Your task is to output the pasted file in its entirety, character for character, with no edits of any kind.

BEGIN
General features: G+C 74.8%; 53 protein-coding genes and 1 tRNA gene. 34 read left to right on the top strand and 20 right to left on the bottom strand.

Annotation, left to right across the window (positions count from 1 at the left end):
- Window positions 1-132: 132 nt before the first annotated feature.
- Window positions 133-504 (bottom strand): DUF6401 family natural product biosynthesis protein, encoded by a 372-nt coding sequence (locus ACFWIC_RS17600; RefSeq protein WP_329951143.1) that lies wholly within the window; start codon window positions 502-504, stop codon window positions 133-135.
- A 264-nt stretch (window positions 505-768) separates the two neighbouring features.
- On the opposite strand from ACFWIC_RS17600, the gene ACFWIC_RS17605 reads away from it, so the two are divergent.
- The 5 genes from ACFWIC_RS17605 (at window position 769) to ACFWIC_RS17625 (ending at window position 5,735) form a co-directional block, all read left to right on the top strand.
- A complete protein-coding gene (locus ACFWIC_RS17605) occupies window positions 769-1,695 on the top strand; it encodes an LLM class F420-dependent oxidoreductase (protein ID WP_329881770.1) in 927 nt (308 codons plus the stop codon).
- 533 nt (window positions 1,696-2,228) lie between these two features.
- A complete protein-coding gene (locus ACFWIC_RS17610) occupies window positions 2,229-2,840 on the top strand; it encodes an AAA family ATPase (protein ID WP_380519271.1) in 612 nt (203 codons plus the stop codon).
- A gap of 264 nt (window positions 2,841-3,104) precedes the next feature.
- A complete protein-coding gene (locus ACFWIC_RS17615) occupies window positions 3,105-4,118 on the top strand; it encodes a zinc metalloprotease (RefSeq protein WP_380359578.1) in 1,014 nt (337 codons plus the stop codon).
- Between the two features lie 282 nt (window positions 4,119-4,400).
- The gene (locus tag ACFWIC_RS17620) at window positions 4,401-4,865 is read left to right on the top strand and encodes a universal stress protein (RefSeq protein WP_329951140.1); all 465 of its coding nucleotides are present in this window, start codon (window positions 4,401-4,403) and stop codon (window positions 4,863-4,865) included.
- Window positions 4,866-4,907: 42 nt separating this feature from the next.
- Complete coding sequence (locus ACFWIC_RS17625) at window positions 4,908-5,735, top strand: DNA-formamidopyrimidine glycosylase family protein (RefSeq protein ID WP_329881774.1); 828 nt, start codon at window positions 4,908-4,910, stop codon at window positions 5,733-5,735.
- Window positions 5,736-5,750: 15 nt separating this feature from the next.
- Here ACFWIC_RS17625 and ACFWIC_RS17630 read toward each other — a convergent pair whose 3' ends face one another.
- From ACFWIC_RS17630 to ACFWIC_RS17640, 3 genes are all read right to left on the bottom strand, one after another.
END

General features: G+C 74.8%; 53 protein-coding genes and 1 tRNA gene. 34 read left to right on the top strand and 20 right to left on the bottom strand.

Annotation, left to right across the window (positions count from 1 at the left end):
- Window positions 1-132: 132 nt before the first annotated feature.
- Window positions 133-504 (bottom strand): DUF6401 family natural product biosynthesis protein, encoded by a 372-nt coding sequence (locus ACFWIC_RS17600; RefSeq protein WP_329951143.1) that lies wholly within the window; start codon window positions 502-504, stop codon window positions 133-135.
- A 264-nt stretch (window positions 505-768) separates the two neighbouring features.
- On the opposite strand from ACFWIC_RS17600, the gene ACFWIC_RS17605 reads away from it, so the two are divergent.
- The 5 genes from ACFWIC_RS17605 (at window position 769) to ACFWIC_RS17625 (ending at window position 5,735) form a co-directional block, all read left to right on the top strand.
- A complete protein-coding gene (locus ACFWIC_RS17605) occupies window positions 769-1,695 on the top strand; it encodes an LLM class F420-dependent oxidoreductase (protein ID WP_329881770.1) in 927 nt (308 codons plus the stop codon).
- 533 nt (window positions 1,696-2,228) lie between these two features.
- A complete protein-coding gene (locus ACFWIC_RS17610) occupies window positions 2,229-2,840 on the top strand; it encodes an AAA family ATPase (protein ID WP_380519271.1) in 612 nt (203 codons plus the stop codon).
- A gap of 264 nt (window positions 2,841-3,104) precedes the next feature.
- A complete protein-coding gene (locus ACFWIC_RS17615) occupies window positions 3,105-4,118 on the top strand; it encodes a zinc metalloprotease (RefSeq protein WP_380359578.1) in 1,014 nt (337 codons plus the stop codon).
- Between the two features lie 282 nt (window positions 4,119-4,400).
- The gene (locus tag ACFWIC_RS17620) at window positions 4,401-4,865 is read left to right on the top strand and encodes a universal stress protein (RefSeq protein WP_329951140.1); all 465 of its coding nucleotides are present in this window, start codon (window positions 4,401-4,403) and stop codon (window positions 4,863-4,865) included.
- Window positions 4,866-4,907: 42 nt separating this feature from the next.
- Complete coding sequence (locus ACFWIC_RS17625) at window positions 4,908-5,735, top strand: DNA-formamidopyrimidine glycosylase family protein (RefSeq protein ID WP_329881774.1); 828 nt, start codon at window positions 4,908-4,910, stop codon at window positions 5,733-5,735.
- Window positions 5,736-5,750: 15 nt separating this feature from the next.
- Here ACFWIC_RS17625 and ACFWIC_RS17630 read toward each other — a convergent pair whose 3' ends face one another.
- From ACFWIC_RS17630 to ACFWIC_RS17640, 3 genes are all read right to left on the bottom strand, one after another.